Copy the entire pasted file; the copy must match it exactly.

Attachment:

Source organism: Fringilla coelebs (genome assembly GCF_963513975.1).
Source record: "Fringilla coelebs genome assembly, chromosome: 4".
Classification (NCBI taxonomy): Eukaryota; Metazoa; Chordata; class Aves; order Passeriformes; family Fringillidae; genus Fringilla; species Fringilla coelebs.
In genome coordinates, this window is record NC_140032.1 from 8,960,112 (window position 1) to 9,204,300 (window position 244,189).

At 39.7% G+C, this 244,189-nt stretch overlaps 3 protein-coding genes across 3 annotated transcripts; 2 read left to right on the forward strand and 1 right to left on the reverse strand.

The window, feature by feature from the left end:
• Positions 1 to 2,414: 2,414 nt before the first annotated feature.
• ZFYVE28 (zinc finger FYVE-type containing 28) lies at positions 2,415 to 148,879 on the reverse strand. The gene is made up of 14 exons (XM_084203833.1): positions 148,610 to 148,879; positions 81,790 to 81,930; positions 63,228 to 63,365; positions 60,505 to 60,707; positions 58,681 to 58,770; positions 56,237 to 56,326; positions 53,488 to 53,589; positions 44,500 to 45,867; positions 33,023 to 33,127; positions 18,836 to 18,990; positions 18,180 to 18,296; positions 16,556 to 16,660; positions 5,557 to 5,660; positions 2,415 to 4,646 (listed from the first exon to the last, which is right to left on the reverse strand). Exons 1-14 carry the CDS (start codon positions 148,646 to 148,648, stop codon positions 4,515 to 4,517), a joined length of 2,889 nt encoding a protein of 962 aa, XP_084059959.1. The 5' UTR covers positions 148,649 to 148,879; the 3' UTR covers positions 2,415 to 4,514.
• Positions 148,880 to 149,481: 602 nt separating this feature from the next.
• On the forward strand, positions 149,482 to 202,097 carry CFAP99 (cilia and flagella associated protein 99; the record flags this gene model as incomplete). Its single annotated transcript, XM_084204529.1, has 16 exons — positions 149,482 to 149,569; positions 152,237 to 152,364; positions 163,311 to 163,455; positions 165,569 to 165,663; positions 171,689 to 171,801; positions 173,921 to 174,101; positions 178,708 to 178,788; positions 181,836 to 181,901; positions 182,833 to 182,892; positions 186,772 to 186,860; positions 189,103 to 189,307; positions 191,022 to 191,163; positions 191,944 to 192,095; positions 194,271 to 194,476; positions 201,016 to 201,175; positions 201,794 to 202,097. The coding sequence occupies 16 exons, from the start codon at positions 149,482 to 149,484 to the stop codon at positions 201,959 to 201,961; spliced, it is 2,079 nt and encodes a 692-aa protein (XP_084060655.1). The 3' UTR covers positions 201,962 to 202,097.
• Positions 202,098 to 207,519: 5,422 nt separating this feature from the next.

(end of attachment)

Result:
Source organism: Fringilla coelebs (genome assembly GCF_963513975.1).
Source record: "Fringilla coelebs genome assembly, chromosome: 4".
Classification (NCBI taxonomy): Eukaryota; Metazoa; Chordata; class Aves; order Passeriformes; family Fringillidae; genus Fringilla; species Fringilla coelebs.
In genome coordinates, this window is record NC_140032.1 from 8,960,112 (window position 1) to 9,204,300 (window position 244,189).

At 39.7% G+C, this 244,189-nt stretch overlaps 3 protein-coding genes across 3 annotated transcripts; 2 read left to right on the forward strand and 1 right to left on the reverse strand.

The window, feature by feature from the left end:
• Positions 1 to 2,414: 2,414 nt before the first annotated feature.
• ZFYVE28 (zinc finger FYVE-type containing 28) lies at positions 2,415 to 148,879 on the reverse strand. The gene is made up of 14 exons (XM_084203833.1): positions 148,610 to 148,879; positions 81,790 to 81,930; positions 63,228 to 63,365; positions 60,505 to 60,707; positions 58,681 to 58,770; positions 56,237 to 56,326; positions 53,488 to 53,589; positions 44,500 to 45,867; positions 33,023 to 33,127; positions 18,836 to 18,990; positions 18,180 to 18,296; positions 16,556 to 16,660; positions 5,557 to 5,660; positions 2,415 to 4,646 (listed from the first exon to the last, which is right to left on the reverse strand). Exons 1-14 carry the CDS (start codon positions 148,646 to 148,648, stop codon positions 4,515 to 4,517), a joined length of 2,889 nt encoding a protein of 962 aa, XP_084059959.1. The 5' UTR covers positions 148,649 to 148,879; the 3' UTR covers positions 2,415 to 4,514.
• Positions 148,880 to 149,481: 602 nt separating this feature from the next.
• On the forward strand, positions 149,482 to 202,097 carry CFAP99 (cilia and flagella associated protein 99; the record flags this gene model as incomplete). Its single annotated transcript, XM_084204529.1, has 16 exons — positions 149,482 to 149,569; positions 152,237 to 152,364; positions 163,311 to 163,455; positions 165,569 to 165,663; positions 171,689 to 171,801; positions 173,921 to 174,101; positions 178,708 to 178,788; positions 181,836 to 181,901; positions 182,833 to 182,892; positions 186,772 to 186,860; positions 189,103 to 189,307; positions 191,022 to 191,163; positions 191,944 to 192,095; positions 194,271 to 194,476; positions 201,016 to 201,175; positions 201,794 to 202,097. The coding sequence occupies 16 exons, from the start codon at positions 149,482 to 149,484 to the stop codon at positions 201,959 to 201,961; spliced, it is 2,079 nt and encodes a 692-aa protein (XP_084060655.1). The 3' UTR covers positions 201,962 to 202,097.
• Positions 202,098 to 207,519: 5,422 nt separating this feature from the next.